The anti-Socialist Bill in Germany has become law, and has
been immediately applied. The President of Police has already prohibited four associations,—the " Association for the Protection of the Labouring Population of Berlin," the " Association for the Communal Affairs of the North-East District," the " Association of Tobacco-Workers," and the " German Smiths' Union ;" has suppressed the Berlin Free Press, and has prohibited the cir- culation of thirty-three non-periodical pamphlets, some of them German, and some Swiss and American. The Free Press imme- diately reappeared as the Tagespost, but was suppressed again, and it is evident that the freedom of combining and printing is at an end for Socialists in Germany. The immediate effect, we should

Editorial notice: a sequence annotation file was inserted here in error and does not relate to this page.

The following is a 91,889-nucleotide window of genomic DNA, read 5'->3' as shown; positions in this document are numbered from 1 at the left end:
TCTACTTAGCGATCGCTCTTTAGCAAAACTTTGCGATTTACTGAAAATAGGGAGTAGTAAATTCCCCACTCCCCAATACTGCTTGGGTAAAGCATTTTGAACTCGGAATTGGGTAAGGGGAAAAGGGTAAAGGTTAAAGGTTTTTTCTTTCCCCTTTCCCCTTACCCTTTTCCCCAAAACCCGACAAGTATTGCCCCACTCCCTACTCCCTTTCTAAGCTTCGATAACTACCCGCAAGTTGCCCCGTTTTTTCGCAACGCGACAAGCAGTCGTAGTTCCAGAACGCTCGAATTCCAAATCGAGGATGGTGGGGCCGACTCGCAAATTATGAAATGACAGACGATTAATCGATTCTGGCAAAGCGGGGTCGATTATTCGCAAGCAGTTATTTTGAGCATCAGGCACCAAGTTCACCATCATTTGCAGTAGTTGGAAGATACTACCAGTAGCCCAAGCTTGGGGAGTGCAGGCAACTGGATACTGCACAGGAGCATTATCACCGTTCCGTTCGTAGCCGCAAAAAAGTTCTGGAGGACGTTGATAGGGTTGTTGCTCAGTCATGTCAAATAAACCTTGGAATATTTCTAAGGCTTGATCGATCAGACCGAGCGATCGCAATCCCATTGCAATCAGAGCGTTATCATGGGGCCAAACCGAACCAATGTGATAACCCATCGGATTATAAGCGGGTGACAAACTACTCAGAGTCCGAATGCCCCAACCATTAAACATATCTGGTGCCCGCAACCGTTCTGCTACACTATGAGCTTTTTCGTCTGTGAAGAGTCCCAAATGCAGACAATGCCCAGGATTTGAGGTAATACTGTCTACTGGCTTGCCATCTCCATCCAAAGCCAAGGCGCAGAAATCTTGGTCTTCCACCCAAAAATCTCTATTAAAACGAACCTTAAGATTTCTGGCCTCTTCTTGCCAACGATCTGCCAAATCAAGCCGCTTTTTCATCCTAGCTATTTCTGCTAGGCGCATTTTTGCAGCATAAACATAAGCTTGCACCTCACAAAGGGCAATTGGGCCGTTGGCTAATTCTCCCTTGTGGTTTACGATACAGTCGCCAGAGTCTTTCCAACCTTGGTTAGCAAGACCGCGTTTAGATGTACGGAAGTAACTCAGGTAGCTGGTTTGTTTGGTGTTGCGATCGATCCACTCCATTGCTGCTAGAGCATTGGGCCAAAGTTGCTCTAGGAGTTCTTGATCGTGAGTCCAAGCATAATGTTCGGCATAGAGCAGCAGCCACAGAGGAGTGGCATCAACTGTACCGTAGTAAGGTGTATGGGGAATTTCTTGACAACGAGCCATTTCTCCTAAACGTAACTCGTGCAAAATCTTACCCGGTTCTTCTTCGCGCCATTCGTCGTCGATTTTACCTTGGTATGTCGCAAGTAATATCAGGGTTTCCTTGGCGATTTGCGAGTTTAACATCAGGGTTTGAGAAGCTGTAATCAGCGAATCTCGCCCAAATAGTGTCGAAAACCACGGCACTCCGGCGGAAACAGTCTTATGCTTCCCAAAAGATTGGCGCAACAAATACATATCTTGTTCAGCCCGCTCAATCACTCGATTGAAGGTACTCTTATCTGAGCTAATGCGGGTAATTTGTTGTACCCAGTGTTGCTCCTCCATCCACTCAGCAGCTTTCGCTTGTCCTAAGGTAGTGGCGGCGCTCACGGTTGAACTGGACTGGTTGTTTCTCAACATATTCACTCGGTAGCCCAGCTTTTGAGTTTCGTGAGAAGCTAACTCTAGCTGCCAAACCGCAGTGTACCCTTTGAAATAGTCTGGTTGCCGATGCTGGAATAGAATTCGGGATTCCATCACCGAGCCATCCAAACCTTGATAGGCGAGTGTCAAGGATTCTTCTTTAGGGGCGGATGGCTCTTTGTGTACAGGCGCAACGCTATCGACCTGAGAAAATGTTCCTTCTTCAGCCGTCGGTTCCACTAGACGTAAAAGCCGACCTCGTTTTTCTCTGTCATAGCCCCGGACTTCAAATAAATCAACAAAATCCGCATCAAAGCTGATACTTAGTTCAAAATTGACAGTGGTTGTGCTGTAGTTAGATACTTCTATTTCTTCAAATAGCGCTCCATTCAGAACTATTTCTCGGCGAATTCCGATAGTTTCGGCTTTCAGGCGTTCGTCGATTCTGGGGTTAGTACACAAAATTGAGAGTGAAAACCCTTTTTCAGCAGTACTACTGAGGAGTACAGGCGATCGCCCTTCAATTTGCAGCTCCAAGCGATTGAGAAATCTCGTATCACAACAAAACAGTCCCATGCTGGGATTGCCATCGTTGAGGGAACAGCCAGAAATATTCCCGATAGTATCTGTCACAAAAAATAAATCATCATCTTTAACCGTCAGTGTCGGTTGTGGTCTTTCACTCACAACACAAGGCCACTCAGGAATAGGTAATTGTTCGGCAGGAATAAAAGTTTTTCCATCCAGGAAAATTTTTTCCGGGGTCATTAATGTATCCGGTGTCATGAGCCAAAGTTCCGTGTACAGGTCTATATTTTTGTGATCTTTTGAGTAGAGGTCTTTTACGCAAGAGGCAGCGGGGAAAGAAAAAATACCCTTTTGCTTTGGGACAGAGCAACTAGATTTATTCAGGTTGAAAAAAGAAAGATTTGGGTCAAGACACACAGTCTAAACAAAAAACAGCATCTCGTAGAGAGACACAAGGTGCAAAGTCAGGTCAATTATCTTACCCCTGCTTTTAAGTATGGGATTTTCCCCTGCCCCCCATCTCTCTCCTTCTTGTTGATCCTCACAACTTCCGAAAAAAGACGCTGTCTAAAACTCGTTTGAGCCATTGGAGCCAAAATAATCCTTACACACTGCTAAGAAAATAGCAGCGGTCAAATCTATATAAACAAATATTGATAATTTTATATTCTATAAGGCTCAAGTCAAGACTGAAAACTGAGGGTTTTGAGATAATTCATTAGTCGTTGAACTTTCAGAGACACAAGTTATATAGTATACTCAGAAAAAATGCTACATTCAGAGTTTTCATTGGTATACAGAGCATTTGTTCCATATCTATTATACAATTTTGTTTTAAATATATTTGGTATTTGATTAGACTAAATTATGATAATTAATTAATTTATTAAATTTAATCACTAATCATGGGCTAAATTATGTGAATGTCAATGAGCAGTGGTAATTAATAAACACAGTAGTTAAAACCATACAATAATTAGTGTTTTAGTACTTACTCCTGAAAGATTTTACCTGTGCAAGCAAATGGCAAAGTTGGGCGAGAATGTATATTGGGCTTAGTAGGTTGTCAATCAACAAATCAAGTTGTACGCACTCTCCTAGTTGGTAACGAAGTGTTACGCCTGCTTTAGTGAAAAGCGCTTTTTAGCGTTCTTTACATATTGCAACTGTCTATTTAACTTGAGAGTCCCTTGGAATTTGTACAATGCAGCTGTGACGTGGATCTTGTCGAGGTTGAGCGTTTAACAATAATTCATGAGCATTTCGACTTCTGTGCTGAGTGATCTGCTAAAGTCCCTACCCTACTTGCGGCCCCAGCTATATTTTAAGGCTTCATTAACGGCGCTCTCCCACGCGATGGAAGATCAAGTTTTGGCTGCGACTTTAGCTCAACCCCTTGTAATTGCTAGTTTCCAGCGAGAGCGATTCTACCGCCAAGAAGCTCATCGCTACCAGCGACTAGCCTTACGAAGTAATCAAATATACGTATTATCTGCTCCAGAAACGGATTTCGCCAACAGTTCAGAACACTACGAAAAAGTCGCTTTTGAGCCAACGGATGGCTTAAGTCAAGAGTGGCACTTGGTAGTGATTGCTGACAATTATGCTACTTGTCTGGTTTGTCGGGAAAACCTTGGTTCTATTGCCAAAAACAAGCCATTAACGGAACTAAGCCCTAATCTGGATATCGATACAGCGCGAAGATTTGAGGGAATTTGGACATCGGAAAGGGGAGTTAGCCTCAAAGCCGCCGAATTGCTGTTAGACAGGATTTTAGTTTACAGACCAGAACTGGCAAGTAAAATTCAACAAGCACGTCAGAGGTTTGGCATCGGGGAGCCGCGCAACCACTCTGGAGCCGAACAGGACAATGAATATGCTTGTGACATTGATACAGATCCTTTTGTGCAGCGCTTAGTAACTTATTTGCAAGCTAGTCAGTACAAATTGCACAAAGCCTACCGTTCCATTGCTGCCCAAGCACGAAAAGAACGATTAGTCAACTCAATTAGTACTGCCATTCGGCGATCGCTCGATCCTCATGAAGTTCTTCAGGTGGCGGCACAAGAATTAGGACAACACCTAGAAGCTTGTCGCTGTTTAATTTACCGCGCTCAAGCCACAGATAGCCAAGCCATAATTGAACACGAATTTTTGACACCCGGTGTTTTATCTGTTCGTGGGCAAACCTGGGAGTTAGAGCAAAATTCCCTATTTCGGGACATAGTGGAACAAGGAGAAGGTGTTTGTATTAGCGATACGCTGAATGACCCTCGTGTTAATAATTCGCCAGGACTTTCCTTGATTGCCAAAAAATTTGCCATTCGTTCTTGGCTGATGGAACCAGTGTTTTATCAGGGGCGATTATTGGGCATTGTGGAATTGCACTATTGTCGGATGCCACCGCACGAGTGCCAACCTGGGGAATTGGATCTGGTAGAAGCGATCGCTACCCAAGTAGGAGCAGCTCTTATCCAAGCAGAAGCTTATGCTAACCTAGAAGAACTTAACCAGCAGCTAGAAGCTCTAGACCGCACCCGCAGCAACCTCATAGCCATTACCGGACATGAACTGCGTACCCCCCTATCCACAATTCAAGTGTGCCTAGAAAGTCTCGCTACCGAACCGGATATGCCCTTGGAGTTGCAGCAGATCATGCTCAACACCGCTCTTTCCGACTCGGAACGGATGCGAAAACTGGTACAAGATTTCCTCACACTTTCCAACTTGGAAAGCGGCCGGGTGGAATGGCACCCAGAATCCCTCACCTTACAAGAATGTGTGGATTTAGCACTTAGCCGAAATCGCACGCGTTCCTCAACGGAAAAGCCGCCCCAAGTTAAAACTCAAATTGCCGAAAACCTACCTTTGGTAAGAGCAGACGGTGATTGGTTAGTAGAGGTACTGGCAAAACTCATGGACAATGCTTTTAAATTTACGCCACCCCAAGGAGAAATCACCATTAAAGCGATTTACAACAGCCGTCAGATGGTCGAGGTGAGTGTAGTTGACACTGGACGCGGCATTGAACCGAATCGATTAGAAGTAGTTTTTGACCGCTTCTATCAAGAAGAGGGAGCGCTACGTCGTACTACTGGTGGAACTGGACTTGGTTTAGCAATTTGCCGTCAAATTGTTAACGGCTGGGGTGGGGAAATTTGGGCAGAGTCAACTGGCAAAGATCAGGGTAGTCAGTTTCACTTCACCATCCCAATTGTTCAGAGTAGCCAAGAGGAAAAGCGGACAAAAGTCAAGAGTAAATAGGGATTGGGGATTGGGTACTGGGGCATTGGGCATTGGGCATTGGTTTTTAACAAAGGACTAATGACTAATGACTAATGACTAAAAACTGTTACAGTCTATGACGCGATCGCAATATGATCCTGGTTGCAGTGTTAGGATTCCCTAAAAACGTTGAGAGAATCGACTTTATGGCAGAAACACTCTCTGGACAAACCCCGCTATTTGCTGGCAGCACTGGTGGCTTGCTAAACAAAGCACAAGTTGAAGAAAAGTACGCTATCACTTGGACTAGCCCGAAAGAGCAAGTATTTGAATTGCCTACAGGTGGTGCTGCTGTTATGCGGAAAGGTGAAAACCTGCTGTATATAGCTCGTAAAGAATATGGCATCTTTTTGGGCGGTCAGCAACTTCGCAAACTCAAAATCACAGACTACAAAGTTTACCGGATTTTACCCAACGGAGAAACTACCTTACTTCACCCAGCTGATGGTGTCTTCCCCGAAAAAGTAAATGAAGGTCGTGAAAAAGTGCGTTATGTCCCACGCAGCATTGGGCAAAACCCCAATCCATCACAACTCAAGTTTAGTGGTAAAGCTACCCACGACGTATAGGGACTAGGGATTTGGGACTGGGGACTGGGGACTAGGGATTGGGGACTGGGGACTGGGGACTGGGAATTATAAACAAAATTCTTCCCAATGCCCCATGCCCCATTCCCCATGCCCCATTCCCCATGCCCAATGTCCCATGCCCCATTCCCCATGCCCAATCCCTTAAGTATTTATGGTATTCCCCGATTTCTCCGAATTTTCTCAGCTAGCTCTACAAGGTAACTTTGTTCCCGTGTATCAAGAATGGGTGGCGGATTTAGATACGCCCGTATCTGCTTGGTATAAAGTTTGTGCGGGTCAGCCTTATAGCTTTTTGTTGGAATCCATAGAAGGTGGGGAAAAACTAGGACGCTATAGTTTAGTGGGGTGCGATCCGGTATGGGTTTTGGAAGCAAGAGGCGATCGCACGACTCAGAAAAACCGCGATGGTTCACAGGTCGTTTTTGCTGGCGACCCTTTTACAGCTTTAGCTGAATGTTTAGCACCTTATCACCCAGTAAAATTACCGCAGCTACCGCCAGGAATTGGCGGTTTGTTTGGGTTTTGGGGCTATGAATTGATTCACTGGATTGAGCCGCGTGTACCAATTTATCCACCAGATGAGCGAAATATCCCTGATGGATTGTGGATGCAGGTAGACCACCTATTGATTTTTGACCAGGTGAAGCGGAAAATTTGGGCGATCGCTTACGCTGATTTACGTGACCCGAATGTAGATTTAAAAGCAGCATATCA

imagine, would be the introduction of a lithographed literature from Switzerland, circulated through the post ; and the ultimate effect, if Government is resolute, must be to weed the Socialist body of all waverers, and convert the remainder into a powerful Secret Society, in deadly antagonism to the Government. Ger- many has hitherto escaped this pest, which invariably by alarm- ing rulers produces measures of increasing repression, but it will have to bear it now. The only remaining safety-valve is Par- liament, and in Parliament the Socialist speakers will not be often heard.